Businesses have been getting hammered by legislative Democrats. For years they’ve been taxed, regulated, penalized and punished in any and every way here in California.
Readers of the Gazette know well the pain inflicted upon our economy by these measures. Last month, this publication ran a story outlining the devastation caused by one of the most egregious examples of State-led sadism.
But soon, that most horrific tax overreach will come to an end, because thanks to the enduring will of our small businesses to put more and more of our people back to work our unemployment fund will finally be out of the red this April.
For the last seven years employers in California have been picking up the tab for the account which went negative during the Great Recession due to overextended benefits being claimed by a record breaking number of Californians. We simply couldn’t afford the tab to keep the checks rolling out. So we borrowed. The federal government loaned us over $3 billion to cover costs.
But then they came collecting. And rather than collect from the state they came straight to the source; California businesses small and large. Since that time, these businesses have faced astronomical taxes toward paying off the debt. It’s been tough to weather. Some have closed their doors, others imposed layoffs to keep costs down, even more have just scraped by while their profit sheets evaporated.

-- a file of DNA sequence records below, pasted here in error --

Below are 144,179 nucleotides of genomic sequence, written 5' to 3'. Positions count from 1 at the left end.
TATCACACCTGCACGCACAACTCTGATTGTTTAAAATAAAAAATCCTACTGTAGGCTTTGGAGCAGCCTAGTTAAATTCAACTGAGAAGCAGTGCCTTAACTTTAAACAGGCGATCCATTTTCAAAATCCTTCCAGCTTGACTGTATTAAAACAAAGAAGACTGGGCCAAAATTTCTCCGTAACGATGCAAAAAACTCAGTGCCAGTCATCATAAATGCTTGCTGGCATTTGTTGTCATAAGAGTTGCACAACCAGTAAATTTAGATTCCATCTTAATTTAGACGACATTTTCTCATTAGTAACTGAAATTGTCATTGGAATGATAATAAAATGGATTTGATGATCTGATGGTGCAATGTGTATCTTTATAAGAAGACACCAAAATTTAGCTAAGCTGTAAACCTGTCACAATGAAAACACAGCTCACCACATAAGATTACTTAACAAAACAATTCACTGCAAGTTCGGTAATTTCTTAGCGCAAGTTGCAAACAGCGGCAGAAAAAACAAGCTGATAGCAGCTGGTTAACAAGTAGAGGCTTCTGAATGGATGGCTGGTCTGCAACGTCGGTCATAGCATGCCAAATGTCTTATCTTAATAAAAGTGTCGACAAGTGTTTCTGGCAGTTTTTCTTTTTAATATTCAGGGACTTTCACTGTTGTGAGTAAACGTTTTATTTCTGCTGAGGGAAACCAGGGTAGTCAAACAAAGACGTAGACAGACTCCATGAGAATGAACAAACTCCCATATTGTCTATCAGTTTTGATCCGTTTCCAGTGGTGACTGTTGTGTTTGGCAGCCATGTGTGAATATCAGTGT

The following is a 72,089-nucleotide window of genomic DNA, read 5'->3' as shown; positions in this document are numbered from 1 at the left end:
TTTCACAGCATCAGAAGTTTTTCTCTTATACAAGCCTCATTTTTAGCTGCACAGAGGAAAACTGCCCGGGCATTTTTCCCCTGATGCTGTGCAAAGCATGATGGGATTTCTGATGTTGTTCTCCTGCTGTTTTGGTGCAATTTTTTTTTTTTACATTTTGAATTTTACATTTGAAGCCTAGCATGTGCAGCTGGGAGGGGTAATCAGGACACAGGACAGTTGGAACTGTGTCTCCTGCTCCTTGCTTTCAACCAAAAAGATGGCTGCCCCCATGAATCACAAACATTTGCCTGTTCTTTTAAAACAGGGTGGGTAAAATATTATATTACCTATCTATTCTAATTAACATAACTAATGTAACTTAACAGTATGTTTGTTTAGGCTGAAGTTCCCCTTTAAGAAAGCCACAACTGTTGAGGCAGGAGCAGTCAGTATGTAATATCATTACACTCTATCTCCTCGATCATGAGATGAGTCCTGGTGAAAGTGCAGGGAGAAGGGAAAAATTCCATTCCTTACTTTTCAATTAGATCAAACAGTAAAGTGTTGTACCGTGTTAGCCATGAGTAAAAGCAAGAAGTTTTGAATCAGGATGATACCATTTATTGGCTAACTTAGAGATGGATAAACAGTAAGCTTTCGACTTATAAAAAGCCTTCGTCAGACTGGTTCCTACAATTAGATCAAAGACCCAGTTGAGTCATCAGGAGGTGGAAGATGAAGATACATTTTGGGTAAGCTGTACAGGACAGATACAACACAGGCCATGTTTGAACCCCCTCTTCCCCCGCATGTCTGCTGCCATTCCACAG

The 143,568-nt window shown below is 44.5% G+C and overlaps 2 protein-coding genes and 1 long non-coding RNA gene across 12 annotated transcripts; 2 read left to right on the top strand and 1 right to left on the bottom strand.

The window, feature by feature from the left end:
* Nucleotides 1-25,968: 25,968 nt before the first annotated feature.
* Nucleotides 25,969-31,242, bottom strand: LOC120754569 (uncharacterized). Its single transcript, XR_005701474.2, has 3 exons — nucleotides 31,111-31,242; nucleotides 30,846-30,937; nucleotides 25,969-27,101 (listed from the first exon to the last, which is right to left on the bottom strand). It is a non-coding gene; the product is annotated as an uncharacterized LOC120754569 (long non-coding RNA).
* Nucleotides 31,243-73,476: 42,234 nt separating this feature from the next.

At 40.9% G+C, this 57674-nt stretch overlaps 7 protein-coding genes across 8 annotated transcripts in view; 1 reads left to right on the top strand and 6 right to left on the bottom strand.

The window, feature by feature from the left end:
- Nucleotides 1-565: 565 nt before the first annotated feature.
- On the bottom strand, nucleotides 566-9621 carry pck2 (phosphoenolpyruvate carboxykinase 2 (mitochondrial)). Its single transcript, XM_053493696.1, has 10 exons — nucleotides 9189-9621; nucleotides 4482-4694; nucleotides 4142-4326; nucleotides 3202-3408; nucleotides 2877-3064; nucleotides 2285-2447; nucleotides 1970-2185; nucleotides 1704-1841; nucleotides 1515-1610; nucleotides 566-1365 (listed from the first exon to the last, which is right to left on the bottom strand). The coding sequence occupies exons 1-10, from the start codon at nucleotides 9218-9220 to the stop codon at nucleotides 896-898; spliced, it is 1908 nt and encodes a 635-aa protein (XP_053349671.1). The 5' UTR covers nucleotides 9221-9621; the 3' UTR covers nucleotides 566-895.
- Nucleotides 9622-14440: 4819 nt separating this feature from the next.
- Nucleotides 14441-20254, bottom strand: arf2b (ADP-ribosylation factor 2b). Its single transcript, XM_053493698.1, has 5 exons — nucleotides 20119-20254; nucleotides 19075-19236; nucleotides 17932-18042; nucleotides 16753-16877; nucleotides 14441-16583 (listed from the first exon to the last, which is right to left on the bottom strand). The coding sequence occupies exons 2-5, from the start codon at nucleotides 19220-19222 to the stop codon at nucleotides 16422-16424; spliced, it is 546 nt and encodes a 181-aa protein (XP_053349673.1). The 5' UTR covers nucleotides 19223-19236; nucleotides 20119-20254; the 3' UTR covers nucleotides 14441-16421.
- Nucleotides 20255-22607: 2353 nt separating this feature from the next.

But on January 1, 2019 there will be a reprieve. Having paid off the state’s debt to the fed’s our employers will finally be off the hook. For some it’ll mean hundreds of thousands in savings each year. For others, a modest but hugely significant $1,000. In either case, a wrong will finally be undone, albeit no thanks to our state government who got these folks in the mess to begin with.
I opposed sticking the state’s burden solely to the business community from the start. We weren’t alone back ten years ago, many state’s had to take a loan from the feds. But we’re the only one who addressed it in this way. General fund revenues could’ve helped, bonds could have been issued as they often are to pay down debts, many remedies were available but Governor Jerry Brown and legislative leaders were intent on punishing the already vulnerable business community instead. A true travesty and a shameful move on the part of those involved.
But true to form our business community got it done. They’ve resurged in ways none of us thought possible. Our unemployment is at near record lows as businesses found creative ways to put more of our folks back to work. They’ve lead California back to its rightful place as the world’s sixth largest economy. And they’ve shouldered the burdens, however unfair, placed on them by their state legislature’s bungling of the unemployment insurance trust.
Good news business owners, the worst is almost over. By this time next year, your unemployment insurance taxes will return to pre-2011 levels. You made it. And the State of California owes you a debt of gratitude. A debt they’ll likely never pay but a debt nonetheless.